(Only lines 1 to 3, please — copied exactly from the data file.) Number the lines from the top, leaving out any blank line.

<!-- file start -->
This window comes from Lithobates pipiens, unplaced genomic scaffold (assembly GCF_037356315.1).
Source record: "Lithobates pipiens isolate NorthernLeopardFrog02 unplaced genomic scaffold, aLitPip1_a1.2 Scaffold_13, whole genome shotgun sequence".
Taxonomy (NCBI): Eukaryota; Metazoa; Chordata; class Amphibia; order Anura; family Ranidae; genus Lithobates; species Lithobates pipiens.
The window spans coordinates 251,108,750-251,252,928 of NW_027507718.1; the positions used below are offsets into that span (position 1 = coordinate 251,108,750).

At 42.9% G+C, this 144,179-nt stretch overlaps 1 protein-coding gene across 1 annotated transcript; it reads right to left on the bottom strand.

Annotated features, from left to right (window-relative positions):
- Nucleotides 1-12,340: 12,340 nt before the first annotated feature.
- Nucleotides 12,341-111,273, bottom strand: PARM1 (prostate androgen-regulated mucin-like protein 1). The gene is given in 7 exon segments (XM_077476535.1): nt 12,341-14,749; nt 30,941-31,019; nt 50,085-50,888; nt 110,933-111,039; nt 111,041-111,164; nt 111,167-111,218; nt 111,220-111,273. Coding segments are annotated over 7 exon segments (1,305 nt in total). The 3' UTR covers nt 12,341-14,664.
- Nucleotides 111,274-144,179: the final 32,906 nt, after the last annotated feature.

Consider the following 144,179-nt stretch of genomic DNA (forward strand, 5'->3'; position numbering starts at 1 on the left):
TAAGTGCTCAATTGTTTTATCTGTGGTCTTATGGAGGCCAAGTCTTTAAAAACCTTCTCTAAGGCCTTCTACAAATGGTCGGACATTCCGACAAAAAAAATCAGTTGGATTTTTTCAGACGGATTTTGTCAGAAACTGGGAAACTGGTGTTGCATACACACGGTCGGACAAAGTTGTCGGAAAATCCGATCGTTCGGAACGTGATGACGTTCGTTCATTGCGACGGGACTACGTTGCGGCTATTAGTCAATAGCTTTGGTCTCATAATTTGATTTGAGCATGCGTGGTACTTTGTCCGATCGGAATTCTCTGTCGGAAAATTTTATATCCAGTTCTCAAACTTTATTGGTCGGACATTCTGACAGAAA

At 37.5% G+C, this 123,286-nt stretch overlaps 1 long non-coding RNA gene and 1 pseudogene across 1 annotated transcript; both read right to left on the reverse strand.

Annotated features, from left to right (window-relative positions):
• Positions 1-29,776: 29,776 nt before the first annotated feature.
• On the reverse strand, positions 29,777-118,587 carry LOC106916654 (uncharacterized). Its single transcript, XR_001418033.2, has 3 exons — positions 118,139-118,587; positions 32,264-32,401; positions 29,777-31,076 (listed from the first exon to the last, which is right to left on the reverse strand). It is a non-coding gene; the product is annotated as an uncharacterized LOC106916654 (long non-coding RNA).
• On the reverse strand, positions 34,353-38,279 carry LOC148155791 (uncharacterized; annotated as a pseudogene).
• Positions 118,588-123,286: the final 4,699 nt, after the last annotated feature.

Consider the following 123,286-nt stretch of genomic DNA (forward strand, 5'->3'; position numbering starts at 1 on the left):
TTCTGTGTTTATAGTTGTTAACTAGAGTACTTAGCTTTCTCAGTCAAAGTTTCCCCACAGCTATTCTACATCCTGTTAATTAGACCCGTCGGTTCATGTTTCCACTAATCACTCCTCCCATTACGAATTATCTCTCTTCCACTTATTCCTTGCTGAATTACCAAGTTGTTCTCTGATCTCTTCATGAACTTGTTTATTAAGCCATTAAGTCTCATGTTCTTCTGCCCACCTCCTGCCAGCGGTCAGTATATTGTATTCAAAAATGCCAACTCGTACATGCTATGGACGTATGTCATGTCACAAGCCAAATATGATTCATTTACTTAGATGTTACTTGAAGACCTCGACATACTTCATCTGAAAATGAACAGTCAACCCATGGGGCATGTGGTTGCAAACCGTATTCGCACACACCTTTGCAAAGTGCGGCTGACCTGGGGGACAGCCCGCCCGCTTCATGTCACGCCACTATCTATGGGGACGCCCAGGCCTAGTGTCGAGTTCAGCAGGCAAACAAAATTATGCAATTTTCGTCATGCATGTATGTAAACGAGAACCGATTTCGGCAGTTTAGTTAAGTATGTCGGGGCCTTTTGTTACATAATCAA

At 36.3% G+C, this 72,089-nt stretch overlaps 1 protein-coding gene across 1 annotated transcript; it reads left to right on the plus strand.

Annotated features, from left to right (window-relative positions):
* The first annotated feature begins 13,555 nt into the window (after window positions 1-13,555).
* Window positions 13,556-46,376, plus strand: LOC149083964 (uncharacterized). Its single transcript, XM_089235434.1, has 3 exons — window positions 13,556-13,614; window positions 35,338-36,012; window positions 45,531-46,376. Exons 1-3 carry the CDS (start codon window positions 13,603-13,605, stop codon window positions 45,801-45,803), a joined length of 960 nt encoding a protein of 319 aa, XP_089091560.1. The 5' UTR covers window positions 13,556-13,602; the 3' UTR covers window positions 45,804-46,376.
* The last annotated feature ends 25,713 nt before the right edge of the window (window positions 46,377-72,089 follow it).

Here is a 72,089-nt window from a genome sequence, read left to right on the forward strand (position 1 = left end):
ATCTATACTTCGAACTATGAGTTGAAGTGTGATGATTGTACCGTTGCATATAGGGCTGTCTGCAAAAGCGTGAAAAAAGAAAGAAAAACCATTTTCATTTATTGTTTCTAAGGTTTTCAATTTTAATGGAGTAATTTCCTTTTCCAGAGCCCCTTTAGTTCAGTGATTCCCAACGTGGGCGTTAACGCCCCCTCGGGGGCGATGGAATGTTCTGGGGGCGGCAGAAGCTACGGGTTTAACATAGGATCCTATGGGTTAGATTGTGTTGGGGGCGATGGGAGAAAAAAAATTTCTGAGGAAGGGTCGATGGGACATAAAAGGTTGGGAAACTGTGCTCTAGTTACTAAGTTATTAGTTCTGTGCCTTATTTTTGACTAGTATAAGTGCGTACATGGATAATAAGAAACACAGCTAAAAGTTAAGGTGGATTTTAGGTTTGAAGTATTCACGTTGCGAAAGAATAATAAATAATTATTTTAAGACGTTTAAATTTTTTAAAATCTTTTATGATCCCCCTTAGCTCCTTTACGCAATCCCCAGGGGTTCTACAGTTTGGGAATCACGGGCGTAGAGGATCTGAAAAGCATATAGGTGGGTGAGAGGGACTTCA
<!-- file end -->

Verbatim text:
This window comes from Lithobates pipiens, unplaced genomic scaffold (assembly GCF_037356315.1).
Source record: "Lithobates pipiens isolate NorthernLeopardFrog02 unplaced genomic scaffold, aLitPip1_a1.2 Scaffold_13, whole genome shotgun sequence".
Taxonomy (NCBI): Eukaryota; Metazoa; Chordata; class Amphibia; order Anura; family Ranidae; genus Lithobates; species Lithobates pipiens.